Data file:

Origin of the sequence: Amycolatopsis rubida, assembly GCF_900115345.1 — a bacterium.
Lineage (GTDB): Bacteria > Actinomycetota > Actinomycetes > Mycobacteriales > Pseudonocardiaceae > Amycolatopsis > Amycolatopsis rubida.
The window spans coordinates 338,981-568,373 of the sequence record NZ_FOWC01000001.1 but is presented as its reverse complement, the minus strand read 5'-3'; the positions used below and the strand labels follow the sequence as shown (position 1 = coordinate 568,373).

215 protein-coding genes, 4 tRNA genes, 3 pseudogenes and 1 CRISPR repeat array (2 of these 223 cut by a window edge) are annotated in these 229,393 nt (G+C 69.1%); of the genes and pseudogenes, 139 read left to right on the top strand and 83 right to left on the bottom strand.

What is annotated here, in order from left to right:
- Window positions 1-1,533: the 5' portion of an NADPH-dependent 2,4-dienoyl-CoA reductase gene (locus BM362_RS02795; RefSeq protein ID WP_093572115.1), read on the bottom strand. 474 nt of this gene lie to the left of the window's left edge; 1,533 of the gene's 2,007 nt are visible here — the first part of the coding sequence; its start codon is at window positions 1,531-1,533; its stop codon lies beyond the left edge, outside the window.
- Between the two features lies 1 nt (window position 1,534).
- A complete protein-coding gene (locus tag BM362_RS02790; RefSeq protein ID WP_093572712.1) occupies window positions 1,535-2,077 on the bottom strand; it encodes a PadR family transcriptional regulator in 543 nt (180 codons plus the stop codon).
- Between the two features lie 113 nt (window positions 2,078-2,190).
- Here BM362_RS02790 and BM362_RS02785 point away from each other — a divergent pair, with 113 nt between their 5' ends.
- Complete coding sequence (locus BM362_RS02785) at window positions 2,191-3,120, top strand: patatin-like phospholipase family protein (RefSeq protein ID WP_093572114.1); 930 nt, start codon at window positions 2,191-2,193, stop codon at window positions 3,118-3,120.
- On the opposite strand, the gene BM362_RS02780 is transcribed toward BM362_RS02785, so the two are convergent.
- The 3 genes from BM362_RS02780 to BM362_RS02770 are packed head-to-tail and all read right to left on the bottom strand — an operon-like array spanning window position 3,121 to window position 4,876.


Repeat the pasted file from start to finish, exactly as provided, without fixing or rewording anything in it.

Origin of the sequence: Amycolatopsis rubida, assembly GCF_900115345.1 — a bacterium.
Lineage (GTDB): Bacteria > Actinomycetota > Actinomycetes > Mycobacteriales > Pseudonocardiaceae > Amycolatopsis > Amycolatopsis rubida.
The window spans coordinates 338,981-568,373 of the sequence record NZ_FOWC01000001.1 but is presented as its reverse complement, the minus strand read 5'-3'; the positions used below and the strand labels follow the sequence as shown (position 1 = coordinate 568,373).

215 protein-coding genes, 4 tRNA genes, 3 pseudogenes and 1 CRISPR repeat array (2 of these 223 cut by a window edge) are annotated in these 229,393 nt (G+C 69.1%); of the genes and pseudogenes, 139 read left to right on the top strand and 83 right to left on the bottom strand.

What is annotated here, in order from left to right:
- Window positions 1-1,533: the 5' portion of an NADPH-dependent 2,4-dienoyl-CoA reductase gene (locus BM362_RS02795; RefSeq protein ID WP_093572115.1), read on the bottom strand. 474 nt of this gene lie to the left of the window's left edge; 1,533 of the gene's 2,007 nt are visible here — the first part of the coding sequence; its start codon is at window positions 1,531-1,533; its stop codon lies beyond the left edge, outside the window.
- Between the two features lies 1 nt (window position 1,534).
- A complete protein-coding gene (locus tag BM362_RS02790; RefSeq protein ID WP_093572712.1) occupies window positions 1,535-2,077 on the bottom strand; it encodes a PadR family transcriptional regulator in 543 nt (180 codons plus the stop codon).
- Between the two features lie 113 nt (window positions 2,078-2,190).
- Here BM362_RS02790 and BM362_RS02785 point away from each other — a divergent pair, with 113 nt between their 5' ends.
- Complete coding sequence (locus BM362_RS02785) at window positions 2,191-3,120, top strand: patatin-like phospholipase family protein (RefSeq protein ID WP_093572114.1); 930 nt, start codon at window positions 2,191-2,193, stop codon at window positions 3,118-3,120.
- On the opposite strand, the gene BM362_RS02780 is transcribed toward BM362_RS02785, so the two are convergent.
- The 3 genes from BM362_RS02780 to BM362_RS02770 are packed head-to-tail and all read right to left on the bottom strand — an operon-like array spanning window position 3,121 to window position 4,876.